Comprehensive Study of Kinetics of Processes Competing during PECVD Ultrathin Silicon Layer High-Temperature Annealing
Journal of Nanomaterials
Application of low-temperature PECVD is a very tempting option for formation of ultrathin silicon layers for nanoelectronic and nanophotonic applications, as followed by annealing of this layer, regardless if executed as individual process performed in controlled ambient or during following high-temperature processes, allows for phase and content changes in the silicon layer. Understanding complex changes that can take place during such process, which depend on its temperature, conditions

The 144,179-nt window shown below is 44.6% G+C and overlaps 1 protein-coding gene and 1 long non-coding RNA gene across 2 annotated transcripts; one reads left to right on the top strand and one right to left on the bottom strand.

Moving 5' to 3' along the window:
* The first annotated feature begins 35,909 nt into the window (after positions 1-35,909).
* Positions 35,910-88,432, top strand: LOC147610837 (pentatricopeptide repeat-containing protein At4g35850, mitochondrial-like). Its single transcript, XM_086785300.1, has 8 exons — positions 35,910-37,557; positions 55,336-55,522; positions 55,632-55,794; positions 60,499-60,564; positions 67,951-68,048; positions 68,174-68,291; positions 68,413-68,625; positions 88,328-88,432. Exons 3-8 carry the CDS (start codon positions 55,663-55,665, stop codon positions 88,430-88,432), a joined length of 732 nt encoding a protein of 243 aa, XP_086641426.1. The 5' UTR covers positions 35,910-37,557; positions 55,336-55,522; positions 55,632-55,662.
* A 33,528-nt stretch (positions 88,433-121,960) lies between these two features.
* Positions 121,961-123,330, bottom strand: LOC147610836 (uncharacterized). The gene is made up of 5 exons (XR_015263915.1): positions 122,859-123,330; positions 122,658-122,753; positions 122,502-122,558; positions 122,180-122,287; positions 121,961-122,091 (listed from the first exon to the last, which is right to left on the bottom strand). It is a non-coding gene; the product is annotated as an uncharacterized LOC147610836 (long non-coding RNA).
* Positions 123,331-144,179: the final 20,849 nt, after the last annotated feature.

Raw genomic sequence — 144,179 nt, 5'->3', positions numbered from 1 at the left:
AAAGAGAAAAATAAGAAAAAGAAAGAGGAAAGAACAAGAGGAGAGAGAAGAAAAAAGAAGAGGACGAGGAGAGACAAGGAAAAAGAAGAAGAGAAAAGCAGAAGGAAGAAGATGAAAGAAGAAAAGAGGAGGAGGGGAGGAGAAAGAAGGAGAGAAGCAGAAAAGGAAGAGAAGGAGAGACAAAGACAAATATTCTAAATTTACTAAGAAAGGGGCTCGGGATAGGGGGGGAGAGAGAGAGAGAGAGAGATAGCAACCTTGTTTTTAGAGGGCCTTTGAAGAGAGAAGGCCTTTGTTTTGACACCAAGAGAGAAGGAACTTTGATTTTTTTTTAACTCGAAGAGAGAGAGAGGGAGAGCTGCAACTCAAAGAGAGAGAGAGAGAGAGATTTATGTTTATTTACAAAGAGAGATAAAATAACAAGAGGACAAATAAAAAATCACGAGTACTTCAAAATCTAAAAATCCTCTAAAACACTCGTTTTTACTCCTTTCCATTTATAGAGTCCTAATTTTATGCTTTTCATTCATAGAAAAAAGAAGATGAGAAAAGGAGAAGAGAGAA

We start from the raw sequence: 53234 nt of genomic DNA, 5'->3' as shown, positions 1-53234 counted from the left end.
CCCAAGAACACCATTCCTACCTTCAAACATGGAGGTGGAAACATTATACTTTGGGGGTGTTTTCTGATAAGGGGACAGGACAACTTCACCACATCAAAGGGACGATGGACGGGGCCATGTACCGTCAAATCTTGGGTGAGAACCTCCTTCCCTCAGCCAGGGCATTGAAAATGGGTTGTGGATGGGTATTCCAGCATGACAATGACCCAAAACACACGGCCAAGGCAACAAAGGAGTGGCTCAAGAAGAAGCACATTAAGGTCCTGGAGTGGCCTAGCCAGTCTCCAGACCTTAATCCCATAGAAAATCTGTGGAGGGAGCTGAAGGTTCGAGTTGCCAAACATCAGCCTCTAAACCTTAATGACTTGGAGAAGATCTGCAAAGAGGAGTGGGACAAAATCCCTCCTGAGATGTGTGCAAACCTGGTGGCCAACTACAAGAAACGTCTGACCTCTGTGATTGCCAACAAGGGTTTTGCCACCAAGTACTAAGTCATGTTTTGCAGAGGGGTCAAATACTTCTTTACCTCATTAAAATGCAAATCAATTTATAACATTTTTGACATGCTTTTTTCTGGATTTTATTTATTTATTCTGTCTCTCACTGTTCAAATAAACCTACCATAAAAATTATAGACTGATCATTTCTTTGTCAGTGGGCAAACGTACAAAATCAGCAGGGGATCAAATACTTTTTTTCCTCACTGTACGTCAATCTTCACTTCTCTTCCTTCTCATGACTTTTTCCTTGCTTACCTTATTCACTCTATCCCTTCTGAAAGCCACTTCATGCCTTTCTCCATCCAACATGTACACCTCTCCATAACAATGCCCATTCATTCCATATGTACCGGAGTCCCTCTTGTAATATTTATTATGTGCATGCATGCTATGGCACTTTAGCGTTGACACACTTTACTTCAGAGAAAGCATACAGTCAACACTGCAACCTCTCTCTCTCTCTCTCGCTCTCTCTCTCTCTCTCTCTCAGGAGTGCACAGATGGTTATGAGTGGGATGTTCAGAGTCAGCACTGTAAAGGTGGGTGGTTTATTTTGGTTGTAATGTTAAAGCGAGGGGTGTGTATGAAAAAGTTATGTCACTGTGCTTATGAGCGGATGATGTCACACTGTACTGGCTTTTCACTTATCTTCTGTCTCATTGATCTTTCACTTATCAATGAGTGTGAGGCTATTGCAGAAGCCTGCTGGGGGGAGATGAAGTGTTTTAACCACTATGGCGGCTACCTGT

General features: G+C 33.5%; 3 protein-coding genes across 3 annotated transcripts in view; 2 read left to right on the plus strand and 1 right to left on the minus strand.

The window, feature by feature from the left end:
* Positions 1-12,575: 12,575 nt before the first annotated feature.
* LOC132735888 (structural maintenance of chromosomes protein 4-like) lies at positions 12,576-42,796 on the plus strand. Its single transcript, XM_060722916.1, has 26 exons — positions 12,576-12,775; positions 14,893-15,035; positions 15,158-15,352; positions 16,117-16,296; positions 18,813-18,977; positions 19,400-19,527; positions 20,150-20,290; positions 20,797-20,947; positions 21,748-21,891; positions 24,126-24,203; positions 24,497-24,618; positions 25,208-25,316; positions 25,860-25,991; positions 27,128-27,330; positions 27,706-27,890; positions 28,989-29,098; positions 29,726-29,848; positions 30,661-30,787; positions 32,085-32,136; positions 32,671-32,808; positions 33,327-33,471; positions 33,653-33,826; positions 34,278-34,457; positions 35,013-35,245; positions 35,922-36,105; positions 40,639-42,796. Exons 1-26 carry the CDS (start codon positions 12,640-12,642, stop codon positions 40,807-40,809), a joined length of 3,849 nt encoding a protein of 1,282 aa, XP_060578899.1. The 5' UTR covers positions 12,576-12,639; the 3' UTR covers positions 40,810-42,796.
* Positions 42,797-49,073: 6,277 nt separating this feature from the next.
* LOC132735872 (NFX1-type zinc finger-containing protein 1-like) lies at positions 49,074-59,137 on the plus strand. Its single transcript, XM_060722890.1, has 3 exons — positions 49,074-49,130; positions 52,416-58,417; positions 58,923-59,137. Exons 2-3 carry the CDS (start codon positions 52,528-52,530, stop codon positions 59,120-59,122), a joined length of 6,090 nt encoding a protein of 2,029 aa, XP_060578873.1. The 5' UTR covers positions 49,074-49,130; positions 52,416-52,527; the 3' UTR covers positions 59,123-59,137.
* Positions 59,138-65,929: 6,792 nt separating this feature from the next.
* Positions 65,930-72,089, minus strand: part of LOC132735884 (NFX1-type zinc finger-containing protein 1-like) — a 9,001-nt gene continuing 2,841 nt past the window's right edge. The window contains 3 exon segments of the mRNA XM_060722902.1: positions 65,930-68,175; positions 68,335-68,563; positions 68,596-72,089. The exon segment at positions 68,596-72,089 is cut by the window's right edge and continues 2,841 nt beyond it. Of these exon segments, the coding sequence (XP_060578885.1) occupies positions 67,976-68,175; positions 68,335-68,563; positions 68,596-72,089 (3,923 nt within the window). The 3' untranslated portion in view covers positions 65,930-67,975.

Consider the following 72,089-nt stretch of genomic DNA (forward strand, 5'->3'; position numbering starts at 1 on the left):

... e, conditions (e.g., oxygen availability), and timeframe, is a fundamental requirement for conscious application of such technology. It is worth realizing that nanodevices with their unprecedented variety of structures and devices require many different fabrication technologies. Hence, depending on the application in mind, different results of ultrathin silicon layer annealing may appear advantageous. During high-temperature processing (e.g., annealing) of PECVD ultrathin silicon layer, three competing effects have to be taken into account. These are amorphous silicon recrystallization and oxidation of amorphous and crystalline (as-deposited or just recrystallized from as-deposited amorphous phase) silicon (both of which by nature exhibit different kinetics). So far, most of attention has been paid to silicon recrystallization, which was justified by the fact that under experimental conditions studied (silicon multilayers) oxidation was certainly of less importance. In certain applications, the required device structure consists of single (and not multiple) ultrathin silicon layer, and thus, oxidation effects certainly have to be included into considerations. Understanding dynamics and very complex relations between these individual effects is thus mandatory for using consciously this technique and achieving needed properties of the layer. It has to be stated clearly that although the achieved results, presented in this study, refer to the silicon layers fabricated under certain conditions (particular type of PECVD reactor and process parameters), they can, however, be easily extrapolated for similar cases too. The presented below results are, to our knowledge, the first successful attempt to address these issues.